Letter from the Daughter of Alonzo Wilson of Coon Rapids, Iowa

Wilda Wilson Davis was a first cousin to Clabe Wilson. Her father, Alonzo, was a brother of Clabe’s father, Daniel Ross Wilson. Daniel’s twin brother didn’t survive.


Keyes, California, Dec. 23, 1941

Dear Cousin [Wilda Wilson Davis to Rectha Wilson Kansgen, who was Clab Wilson’s sister],

Edna [Wilda’s sister] and I were in La Junta in ’20 or ’21 she taught there a year and we were in Cimarron one Sunday had no idea we had relatives there. . . .

You asked about the Wilsons. Well, I think we can proudly say Grandpa [Samuel] Wilson was Betsy Ross’s grandson, for [her] father’s name was Daniel Ross Wilson. I don’t suppose you remember Grandpa [Sam] or his sisters Aunt Betsy Ross (Wilson) Durlam. They lived near Glidden, Ia. Scotch, Irish descent.

Grandma [Emily] was Holland Dutch her name was Hyke, her father was a doctor, they both came from New York state and went back for a visit in the 80s – Grandpa & Grandma came to Iowa in 1854 from Joliet, Ill. when my father Lon Wilson (was born at Joliet) was 8 years old.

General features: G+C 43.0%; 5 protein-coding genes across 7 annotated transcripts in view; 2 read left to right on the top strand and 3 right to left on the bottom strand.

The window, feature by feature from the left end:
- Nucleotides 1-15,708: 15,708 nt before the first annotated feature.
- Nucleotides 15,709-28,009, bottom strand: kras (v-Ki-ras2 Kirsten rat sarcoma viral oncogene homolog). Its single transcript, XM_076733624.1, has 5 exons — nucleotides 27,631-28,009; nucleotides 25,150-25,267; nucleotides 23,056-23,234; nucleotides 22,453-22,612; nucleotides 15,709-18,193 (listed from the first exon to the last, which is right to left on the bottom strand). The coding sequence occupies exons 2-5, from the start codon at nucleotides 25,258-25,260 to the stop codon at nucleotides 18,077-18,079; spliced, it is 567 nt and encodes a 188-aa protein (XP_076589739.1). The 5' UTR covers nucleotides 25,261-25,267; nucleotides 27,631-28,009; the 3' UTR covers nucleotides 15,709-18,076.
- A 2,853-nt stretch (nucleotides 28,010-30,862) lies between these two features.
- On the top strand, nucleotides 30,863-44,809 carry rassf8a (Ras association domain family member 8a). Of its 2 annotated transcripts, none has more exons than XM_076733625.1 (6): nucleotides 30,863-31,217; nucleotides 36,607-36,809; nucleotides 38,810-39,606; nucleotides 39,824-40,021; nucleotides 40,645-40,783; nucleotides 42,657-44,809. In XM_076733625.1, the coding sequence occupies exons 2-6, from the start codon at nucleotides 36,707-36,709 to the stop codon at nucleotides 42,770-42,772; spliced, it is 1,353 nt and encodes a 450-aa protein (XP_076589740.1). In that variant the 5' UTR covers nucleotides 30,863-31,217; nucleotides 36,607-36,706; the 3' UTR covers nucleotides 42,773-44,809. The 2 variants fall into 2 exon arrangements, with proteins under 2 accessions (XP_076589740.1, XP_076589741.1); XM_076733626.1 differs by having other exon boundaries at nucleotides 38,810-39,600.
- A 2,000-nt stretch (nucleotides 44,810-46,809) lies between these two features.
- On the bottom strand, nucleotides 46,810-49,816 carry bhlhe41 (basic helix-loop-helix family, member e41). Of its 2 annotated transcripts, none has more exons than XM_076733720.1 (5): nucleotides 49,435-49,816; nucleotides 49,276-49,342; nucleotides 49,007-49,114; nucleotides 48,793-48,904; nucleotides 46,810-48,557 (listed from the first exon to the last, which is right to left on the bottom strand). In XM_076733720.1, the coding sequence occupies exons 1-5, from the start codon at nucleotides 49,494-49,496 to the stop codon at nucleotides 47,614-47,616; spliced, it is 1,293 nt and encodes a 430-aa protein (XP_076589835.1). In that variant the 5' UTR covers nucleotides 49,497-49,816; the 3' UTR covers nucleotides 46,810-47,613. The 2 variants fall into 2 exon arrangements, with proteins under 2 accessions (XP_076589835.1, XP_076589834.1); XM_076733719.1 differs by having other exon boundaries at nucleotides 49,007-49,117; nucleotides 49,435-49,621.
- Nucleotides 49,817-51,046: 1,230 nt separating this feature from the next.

Grandpa [Sam Wilson] was a government agent to the Indians for some years and his headquarters was at Fort Omaha the city was just a village then. They crossed the river on the ice with water running to the hubs on one late winter with supplies from Marshalltown.

Uncle Dick Wilson learned to walk while they were on the reservation, he was born on Brushy Creek, their nearest white neighbors were 24 miles away at Panora, Iowa – I have heard my father & grandma tell some stirring tales to send prickles up your spine.

As Ever, Your Cousin Wilda

Leora Wilson with Wilda Wilson David, a cousin of Clabe Wilson’s. San Jose, California, March 18, 1969.
Their children were first cousins of Clabe Wilson, who was born in 1888.


I haven’t been able to find any relationship to Betsy Ross, even though the name Ross has been passed down through at least two branches of the family. How did this notion even get started?

I don’t think that Sam Wilson was an official Indian agent, but his background would certainly have made him useful to officials. Oh! Don’t you wish they’d written down some of those “stirring tales to send prickles up your spine”!

I believe that Alzono (Lon) Wilson’s land is now part of the Whiterock Conservancy in Coon Rapids, Iowa.

The Wilson burial plot is at Coon Rapids, Iowa, east side of the hilly cemetery, about halfway toward the north. The cemetery has many old Bur Oak trees. The Wilson farmland was just east of the cemetery.

Clabe Wilson used to ice skate up the river from Guthrie County to visit his widowed grandmother there.


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